CJD Takes Young Woman In South Dakota

Food Not Our Only Concern

As many are aware, Lisa Johnson began having some health problems over the last month and a half. She was supposed to work at Post Prom on April 12, but felt a little dizzy and nauseous so she went home instead.

Lisa Johnson and CJD

Feeling no better on Monday, she decided a trip to the doctor was in order. Several tries on antibiotics led to more tests. What doctors initially thought was an inner ear and sinus infection actually turned out to be Creutzfeldt-Jakob disease. CJD is a very rare and fatal brain disorder, which is a close relative of Bovine Spongiform Encephalopathy — commonly known as Mad Cow Disease (as an editorial note,it’s highly infectious).

There are three kinds of CJD: hereditary, sporadic and variant. The variant kind is related to Bovine Spongiform Encephalopathy (as an editorial note, this is all bullshit–prion disease is prion disease and prions are being mismanaged around the world. The food supply is not our only concern and food suppliers are skewing and suppressing a much broader conversation).

Johnson’s case was diagnosed at Mayo Clinic in Rochester, Minn., as Sporadic CJD with no known cause. CJD causes a protein in the brain to fold and mutate, destroying brain tissue. Doctors don’t know the cause of the protein mutation.

Several doctor visits, tests, and a hospital stay in Sioux Falls led to the trip to Mayo Clinic in Rochester for a full diagnosis. At this time, the doctors also gave the heart-wrenching news that there is no cure for CJD.

The family was told that Johnson’s case was very aggressive, as they compared the three MRIs she had taken within a two week span.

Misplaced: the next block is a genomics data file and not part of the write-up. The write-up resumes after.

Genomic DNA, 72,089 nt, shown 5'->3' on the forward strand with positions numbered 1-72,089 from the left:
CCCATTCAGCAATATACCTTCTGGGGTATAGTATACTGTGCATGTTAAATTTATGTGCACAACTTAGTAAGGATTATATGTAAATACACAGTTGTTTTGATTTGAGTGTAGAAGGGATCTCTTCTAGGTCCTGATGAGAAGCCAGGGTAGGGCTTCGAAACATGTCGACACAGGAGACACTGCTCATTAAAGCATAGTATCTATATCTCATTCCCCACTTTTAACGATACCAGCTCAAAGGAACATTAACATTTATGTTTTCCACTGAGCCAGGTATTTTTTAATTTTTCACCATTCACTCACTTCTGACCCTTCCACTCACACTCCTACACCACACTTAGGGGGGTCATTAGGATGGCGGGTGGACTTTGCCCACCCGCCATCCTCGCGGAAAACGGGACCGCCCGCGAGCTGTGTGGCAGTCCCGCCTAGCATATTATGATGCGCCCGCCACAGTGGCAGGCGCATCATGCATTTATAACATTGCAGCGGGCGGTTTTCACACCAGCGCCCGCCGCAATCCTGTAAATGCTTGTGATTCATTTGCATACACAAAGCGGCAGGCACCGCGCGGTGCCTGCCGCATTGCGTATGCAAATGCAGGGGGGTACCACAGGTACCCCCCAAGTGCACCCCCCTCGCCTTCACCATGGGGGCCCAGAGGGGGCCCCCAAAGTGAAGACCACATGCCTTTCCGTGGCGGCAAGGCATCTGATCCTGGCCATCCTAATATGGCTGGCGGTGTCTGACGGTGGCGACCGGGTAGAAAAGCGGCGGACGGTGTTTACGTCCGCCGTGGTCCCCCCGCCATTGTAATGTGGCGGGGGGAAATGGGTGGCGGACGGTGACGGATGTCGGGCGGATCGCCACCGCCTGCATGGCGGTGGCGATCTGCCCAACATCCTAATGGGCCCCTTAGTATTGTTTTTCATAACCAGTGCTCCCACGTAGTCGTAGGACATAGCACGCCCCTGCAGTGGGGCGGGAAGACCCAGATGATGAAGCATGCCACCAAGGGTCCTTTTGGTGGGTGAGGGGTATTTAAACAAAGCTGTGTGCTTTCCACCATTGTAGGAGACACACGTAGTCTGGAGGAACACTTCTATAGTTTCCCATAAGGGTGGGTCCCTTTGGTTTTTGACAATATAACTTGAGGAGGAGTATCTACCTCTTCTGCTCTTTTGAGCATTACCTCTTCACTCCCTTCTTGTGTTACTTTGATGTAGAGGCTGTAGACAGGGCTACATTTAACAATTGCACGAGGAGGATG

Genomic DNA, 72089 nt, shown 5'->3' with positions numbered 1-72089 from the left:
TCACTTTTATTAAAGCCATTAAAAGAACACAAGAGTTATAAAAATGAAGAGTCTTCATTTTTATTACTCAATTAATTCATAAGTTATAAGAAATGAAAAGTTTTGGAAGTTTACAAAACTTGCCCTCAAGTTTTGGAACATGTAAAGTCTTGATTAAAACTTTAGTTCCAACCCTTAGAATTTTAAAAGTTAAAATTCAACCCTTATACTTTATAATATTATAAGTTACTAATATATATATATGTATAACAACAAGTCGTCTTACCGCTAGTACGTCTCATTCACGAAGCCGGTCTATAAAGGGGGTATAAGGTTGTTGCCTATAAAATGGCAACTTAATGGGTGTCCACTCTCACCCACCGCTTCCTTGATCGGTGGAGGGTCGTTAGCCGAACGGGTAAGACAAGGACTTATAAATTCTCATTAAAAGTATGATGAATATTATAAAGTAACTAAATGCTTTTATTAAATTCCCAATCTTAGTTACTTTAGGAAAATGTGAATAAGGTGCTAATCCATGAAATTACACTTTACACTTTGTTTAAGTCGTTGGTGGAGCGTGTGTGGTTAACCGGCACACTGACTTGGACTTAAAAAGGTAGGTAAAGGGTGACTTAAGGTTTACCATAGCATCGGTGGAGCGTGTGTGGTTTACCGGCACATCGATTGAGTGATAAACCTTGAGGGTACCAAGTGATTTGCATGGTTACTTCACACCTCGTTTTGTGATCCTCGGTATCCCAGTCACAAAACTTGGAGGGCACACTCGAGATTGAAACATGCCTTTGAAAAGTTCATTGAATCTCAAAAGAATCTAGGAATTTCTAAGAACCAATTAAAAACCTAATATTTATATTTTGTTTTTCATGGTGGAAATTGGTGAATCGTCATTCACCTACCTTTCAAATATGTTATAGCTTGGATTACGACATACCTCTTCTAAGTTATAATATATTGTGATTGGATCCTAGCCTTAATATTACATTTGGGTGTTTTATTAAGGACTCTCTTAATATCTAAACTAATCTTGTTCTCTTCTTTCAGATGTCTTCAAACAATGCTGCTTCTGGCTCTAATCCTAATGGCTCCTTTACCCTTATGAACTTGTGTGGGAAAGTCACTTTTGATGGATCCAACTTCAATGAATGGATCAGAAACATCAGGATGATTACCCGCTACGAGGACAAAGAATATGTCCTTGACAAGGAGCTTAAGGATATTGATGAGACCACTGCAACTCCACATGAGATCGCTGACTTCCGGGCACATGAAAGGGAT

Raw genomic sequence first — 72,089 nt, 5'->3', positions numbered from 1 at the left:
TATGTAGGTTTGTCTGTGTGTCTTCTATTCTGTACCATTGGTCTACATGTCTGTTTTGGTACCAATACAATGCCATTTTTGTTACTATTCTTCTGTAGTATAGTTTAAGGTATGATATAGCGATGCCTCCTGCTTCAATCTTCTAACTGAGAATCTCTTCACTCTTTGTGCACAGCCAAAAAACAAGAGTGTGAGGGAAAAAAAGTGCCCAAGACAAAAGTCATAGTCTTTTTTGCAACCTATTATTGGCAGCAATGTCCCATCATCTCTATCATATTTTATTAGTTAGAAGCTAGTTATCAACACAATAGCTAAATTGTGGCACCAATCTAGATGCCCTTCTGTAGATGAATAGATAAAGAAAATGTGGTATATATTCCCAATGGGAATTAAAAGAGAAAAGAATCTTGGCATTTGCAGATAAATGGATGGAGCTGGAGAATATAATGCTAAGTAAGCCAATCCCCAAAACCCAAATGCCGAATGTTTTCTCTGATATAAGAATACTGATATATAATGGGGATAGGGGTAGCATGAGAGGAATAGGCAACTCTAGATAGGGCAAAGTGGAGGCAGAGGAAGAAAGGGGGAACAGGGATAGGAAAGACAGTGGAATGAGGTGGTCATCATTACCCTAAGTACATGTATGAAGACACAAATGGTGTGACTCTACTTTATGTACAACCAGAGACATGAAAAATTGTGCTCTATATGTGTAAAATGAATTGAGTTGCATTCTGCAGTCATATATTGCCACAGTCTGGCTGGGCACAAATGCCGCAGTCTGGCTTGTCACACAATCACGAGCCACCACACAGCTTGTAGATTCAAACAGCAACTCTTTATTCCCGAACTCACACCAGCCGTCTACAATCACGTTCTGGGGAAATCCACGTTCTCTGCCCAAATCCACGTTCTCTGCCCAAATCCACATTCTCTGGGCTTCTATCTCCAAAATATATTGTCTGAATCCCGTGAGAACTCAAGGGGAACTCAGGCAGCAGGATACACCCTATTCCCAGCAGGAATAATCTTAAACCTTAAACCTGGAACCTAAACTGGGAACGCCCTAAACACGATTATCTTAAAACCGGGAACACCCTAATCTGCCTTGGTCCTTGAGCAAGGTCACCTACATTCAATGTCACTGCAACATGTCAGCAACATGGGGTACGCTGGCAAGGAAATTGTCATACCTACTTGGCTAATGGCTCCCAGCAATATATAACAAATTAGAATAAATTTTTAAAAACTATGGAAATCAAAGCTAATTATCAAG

“It was hard to believe that ‘Mama Johnson’ was dealt something she couldn’t fight her way out of,” said her sister, Janelle Bischoff of Huron. “She always told the kids you can do it. Give it the best you can. And she always gave everything 150 percent if she was involved in it.”

Since there is no cure for the disease, time was spent keeping Johnson as comfortable as possible. As the disease progressed, she was admitted to Huron Regional Medical Center to control hallucinations and mood swings, after which she once again returned home. Johnson passed away at home on June 3, at the age of 49.

“Lisa will be remembered for her laugh, loyalty and deep love for her family,” Bischoff said. “The friendships she built through the livestock industry, 4-H events, the kids she cheered for at Huron sporting events, the kids she mentored in Confirmation, and the family members she wrapped with love will always be lucky because they were touched by her ferocious spirit.”

Her family includes her husband Gary, and children, Jeremiah, a senior at Huron High School, and Courtney, who will be a junior at SDSU this fall. Source: http://www.plainsman.com/v2_news_articles.php?heading=0&story_id=23372&page=75

CJD transmissible

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